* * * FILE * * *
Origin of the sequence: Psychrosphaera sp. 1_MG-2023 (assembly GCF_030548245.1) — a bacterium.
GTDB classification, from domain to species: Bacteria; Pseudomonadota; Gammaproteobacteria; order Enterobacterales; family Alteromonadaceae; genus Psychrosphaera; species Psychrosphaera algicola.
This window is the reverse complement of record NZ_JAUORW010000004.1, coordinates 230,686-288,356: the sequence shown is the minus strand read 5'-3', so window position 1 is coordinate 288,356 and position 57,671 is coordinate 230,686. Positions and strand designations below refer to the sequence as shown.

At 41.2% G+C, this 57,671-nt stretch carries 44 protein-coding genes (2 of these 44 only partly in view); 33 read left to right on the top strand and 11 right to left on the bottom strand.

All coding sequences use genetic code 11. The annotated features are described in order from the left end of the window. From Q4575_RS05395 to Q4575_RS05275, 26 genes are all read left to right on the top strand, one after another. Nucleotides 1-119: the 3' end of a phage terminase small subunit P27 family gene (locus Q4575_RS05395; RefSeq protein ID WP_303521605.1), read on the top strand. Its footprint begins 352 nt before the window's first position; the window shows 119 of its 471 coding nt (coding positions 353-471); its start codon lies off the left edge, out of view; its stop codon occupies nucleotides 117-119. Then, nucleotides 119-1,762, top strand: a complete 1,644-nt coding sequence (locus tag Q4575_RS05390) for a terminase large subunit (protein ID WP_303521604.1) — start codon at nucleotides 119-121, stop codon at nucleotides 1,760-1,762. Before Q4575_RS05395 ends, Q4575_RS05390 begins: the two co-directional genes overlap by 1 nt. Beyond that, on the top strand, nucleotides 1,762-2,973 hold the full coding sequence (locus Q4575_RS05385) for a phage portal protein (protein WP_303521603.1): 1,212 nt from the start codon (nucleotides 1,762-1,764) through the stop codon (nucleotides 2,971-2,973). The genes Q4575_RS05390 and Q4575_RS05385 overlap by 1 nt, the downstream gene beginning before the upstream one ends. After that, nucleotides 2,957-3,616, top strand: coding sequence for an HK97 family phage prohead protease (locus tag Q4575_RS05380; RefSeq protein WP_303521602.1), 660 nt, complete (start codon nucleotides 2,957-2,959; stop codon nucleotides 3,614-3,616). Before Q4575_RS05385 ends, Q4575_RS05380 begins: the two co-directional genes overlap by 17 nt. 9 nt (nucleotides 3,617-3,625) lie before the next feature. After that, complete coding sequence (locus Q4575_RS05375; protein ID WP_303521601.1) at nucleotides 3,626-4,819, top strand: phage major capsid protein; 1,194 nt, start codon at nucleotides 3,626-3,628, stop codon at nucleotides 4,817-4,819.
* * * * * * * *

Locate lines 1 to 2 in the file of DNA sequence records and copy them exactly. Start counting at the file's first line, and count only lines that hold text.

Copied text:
Origin of the sequence: Psychrosphaera sp. 1_MG-2023 (assembly GCF_030548245.1) — a bacterium.
GTDB classification, from domain to species: Bacteria; Pseudomonadota; Gammaproteobacteria; order Enterobacterales; family Alteromonadaceae; genus Psychrosphaera; species Psychrosphaera algicola.